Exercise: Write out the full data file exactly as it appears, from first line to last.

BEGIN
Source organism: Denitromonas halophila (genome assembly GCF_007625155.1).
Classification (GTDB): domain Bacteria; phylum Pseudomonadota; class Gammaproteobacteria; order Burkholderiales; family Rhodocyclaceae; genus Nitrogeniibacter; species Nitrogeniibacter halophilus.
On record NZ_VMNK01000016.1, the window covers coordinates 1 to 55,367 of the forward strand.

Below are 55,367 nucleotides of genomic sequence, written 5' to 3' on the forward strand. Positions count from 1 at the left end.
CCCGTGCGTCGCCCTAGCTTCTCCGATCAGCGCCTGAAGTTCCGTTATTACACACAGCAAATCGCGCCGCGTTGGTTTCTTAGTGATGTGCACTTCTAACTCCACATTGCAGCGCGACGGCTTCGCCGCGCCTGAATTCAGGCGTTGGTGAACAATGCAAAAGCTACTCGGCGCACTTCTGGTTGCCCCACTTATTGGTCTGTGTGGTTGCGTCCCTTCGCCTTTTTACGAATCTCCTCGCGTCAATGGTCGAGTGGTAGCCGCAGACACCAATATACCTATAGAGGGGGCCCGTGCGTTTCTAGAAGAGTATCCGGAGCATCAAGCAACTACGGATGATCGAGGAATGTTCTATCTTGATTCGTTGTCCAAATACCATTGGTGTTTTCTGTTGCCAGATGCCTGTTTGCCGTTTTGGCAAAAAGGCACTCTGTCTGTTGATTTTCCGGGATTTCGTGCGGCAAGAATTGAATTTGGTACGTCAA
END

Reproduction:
Source organism: Denitromonas halophila (genome assembly GCF_007625155.1).
Classification (GTDB): domain Bacteria; phylum Pseudomonadota; class Gammaproteobacteria; order Burkholderiales; family Rhodocyclaceae; genus Nitrogeniibacter; species Nitrogeniibacter halophilus.
On record NZ_VMNK01000016.1, the window covers coordinates 1 to 55,367 of the forward strand.

Below are 55,367 nucleotides of genomic sequence, written 5' to 3' on the forward strand. Positions count from 1 at the left end.
CCCGTGCGTCGCCCTAGCTTCTCCGATCAGCGCCTGAAGTTCCGTTATTACACACAGCAAATCGCGCCGCGTTGGTTTCTTAGTGATGTGCACTTCTAACTCCACATTGCAGCGCGACGGCTTCGCCGCGCCTGAATTCAGGCGTTGGTGAACAATGCAAAAGCTACTCGGCGCACTTCTGGTTGCCCCACTTATTGGTCTGTGTGGTTGCGTCCCTTCGCCTTTTTACGAATCTCCTCGCGTCAATGGTCGAGTGGTAGCCGCAGACACCAATATACCTATAGAGGGGGCCCGTGCGTTTCTAGAAGAGTATCCGGAGCATCAAGCAACTACGGATGATCGAGGAATGTTCTATCTTGATTCGTTGTCCAAATACCATTGGTGTTTTCTGTTGCCAGATGCCTGTTTGCCGTTTTGGCAAAAAGGCACTCTGTCTGTTGATTTTCCGGGATTTCGTGCGGCAAGAATTGAATTTGGTACGTCAA